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How a medication abortion startup raised $6.1 million after the fall of Roe v. Wade

October 19, 2022, 12:08 PM UTC
A white woman with blonde hair looks at the camera and smiles
Kiki Freedman, cofounder and CEO of Hey Jane.
Courtesy of Hey Jane

Good morning, Broadsheet readers! President Joe Biden promises to codify abortion rights if Democrats win the midterms; Anna May Wong is the first Asian American to appear on U.S. currency; and a medication abortion startup began fundraising after the reversal of Roe v. Wade. Have a wonderful Wednesday.

Urgent funding. Around the same time a draft of the Supreme Court’s decision in Dobbs v. Jackson Women’s Health Organization leaked in early May, the startup Hey Jane began conversations with investors about raising a new funding round.

The timing was no coincidence. Hey Jane is a telehealth abortion clinic that provides patients with medication abortion via mail. The company had so far raised just over $3 million from investors. But this time, its pitches took on heightened importance.

“We saw a huge surge of interest after the decision came down,” says cofounder and CEO Kiki Freedman. “People very much want to take a stand on the right side of history. It’s a moment when you can’t be neutral anymore.”

The startup began exploring a funding round in May but accelerated that effort after the Supreme Court decision overturning Roe v. Wade became official in late June. Between June and August, investors agreed to provide the business with $6.1 million in funding, Hey Jane announced this morning. The funds backing the startup are mostly women-led and include Ulu Ventures, the Helm, Amboy Street Ventures, Portfolia, and G9 Ventures. “When Roe v. Wade was overturned, abortion access became even more important to us,” says Carli Sapir, an investor with Amboy Street Ventures, which backs sexual and women’s health companies.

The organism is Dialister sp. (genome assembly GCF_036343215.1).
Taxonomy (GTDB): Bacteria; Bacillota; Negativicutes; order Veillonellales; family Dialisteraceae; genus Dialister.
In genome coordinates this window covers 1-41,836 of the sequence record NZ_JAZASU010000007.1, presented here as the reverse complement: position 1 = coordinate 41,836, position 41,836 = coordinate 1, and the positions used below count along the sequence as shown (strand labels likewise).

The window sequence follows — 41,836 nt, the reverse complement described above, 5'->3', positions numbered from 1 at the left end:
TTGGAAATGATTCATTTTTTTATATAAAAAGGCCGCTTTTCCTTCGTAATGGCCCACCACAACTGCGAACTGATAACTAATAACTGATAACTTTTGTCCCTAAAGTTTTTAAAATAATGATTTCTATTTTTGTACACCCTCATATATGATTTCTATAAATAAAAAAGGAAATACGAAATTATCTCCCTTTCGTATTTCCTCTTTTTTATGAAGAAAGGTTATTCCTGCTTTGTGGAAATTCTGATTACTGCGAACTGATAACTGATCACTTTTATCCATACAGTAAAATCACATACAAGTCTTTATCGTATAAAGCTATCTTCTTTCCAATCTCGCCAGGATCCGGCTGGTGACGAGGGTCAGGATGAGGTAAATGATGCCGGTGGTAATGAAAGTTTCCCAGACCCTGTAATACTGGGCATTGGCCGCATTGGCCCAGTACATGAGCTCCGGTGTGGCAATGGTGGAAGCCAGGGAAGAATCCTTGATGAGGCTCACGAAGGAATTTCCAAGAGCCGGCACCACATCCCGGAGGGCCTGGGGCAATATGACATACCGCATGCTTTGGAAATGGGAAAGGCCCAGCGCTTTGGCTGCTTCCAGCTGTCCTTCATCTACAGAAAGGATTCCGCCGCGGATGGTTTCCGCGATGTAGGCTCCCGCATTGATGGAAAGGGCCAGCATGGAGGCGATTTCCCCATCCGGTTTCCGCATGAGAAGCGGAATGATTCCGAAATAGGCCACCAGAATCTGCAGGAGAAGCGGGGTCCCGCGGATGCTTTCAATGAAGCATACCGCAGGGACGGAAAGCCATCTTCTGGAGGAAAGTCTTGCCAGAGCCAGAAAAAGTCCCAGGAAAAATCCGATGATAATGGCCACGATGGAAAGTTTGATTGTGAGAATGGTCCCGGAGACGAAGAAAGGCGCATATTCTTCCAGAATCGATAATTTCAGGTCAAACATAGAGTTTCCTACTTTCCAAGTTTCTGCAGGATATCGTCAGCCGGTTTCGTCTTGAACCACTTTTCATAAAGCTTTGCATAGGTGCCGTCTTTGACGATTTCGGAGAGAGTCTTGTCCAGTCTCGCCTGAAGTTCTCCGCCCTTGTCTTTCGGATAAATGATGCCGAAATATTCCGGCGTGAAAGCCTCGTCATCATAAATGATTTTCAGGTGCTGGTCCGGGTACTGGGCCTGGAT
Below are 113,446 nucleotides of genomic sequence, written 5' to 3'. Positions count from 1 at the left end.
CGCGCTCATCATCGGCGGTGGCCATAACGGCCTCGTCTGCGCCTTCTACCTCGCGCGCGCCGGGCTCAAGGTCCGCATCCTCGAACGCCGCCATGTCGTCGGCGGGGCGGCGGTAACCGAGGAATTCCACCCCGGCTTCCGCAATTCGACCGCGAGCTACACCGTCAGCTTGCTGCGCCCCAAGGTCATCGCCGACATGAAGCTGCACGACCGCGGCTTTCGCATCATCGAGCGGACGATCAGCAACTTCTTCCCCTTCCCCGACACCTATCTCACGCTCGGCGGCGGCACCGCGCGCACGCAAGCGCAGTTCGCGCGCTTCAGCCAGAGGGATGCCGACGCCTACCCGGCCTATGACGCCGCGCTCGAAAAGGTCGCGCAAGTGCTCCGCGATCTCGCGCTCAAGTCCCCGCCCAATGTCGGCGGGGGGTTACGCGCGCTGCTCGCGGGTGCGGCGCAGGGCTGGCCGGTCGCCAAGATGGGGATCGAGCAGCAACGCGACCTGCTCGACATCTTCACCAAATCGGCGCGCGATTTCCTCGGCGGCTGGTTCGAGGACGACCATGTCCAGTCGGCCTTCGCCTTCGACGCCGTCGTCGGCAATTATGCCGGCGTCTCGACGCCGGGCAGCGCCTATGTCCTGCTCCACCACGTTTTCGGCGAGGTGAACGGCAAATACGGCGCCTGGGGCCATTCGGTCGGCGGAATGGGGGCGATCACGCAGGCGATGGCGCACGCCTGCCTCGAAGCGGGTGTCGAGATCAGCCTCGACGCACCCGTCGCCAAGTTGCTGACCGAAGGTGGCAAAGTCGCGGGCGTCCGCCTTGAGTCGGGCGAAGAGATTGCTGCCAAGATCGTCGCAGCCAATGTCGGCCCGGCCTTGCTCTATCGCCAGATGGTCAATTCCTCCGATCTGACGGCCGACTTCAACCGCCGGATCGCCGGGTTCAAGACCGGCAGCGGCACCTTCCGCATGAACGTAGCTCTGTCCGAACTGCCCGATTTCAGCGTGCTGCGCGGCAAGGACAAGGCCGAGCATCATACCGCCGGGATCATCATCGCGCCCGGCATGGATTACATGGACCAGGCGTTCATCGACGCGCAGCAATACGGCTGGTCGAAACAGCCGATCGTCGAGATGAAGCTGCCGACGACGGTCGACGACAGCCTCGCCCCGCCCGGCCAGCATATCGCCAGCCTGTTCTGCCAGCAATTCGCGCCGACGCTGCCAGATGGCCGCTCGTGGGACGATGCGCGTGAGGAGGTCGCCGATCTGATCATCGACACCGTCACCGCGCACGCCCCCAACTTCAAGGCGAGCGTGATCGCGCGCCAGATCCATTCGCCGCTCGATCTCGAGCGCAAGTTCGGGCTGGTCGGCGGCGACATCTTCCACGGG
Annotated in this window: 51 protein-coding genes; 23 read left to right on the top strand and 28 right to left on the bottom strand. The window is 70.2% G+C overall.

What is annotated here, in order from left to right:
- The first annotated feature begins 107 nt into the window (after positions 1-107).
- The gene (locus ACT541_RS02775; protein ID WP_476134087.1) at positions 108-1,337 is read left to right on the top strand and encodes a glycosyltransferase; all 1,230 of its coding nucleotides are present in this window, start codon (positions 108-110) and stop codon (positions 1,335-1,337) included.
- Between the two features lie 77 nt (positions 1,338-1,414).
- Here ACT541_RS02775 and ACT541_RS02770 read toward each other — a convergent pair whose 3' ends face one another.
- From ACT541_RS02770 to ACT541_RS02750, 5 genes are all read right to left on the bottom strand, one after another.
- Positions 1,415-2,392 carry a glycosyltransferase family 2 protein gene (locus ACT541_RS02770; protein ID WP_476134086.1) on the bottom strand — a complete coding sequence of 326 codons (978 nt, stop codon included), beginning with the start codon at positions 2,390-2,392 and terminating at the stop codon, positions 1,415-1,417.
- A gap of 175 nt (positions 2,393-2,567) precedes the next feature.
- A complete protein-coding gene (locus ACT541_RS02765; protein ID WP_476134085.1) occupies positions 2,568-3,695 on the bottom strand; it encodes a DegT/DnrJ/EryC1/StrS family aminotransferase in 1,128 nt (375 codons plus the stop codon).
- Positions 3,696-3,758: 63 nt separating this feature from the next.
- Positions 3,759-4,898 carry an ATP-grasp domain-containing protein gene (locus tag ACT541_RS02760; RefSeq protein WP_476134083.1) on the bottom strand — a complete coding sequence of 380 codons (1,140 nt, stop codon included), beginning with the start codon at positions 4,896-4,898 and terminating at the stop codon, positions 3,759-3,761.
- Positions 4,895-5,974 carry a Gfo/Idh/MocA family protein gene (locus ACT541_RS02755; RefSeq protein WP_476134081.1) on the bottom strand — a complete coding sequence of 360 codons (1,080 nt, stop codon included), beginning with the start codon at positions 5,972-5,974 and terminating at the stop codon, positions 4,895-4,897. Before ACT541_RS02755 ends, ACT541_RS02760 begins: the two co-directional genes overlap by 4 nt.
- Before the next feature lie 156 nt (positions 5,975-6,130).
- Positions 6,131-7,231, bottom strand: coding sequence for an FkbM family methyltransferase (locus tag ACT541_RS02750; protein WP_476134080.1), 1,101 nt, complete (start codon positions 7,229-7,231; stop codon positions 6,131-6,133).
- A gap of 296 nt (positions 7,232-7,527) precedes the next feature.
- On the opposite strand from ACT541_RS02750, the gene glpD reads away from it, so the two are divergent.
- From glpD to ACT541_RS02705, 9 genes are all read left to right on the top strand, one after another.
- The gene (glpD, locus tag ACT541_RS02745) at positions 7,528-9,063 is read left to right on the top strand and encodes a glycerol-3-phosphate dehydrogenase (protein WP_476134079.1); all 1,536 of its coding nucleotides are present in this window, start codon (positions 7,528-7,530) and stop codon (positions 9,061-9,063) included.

A white woman with blonde hair looks at the camera and smiles
Kiki Freedman, cofounder and CEO of Hey Jane.
Courtesy of Hey Jane

Most investors this summer, Freedman recalls, were familiar with medication abortion—a welcome change from her 2021 fundraising when many conflated the drugs mifepristone and misoprostol with emergency contraception or Plan B.

As an early-stage startup, Hey Jane can only solve the issue of abortion access for a small subset of people. The service is available to patients in eight mostly blue states: California, Colorado, Connecticut, Illinois, New Jersey, New Mexico, New York, and Washington. Patients seeking abortion medication must be over 18 with a gestational age of fewer than 10 weeks.

Since launching in 2021, as the Food and Drug Administration began allowing abortion pills sent by mail, the startup has served 20,000 patients. The FDA made its approval of by-mail medication abortion permanent in December of last year.

Operating a startup amid a labyrinth of regulatory hurdles that restrict how much of the American market one can serve is challenging. It could also spook investors with an eye on future growth. With upcoming midterm elections, a Republican-held Congress could pass a national abortion ban, and a GOP president elected in 2024 would likely sign that ban into law. But for some investors, urgency trumps risk right now.

“People are looking for alternatives to policy when they feel like policy has failed them,” says Freedman. “Because of the severity and urgency of the need, they had more of an appetite for that regulatory risk because it was just necessary.”

While Hey Jane must comply with federal and state laws, the startup is still seeking ways to serve more patients. With this new financing round, it plans to offer additional telemedicine services, like treatment for postpartum depression and anxiety, in all 50 states.

Emma Hinchliffe

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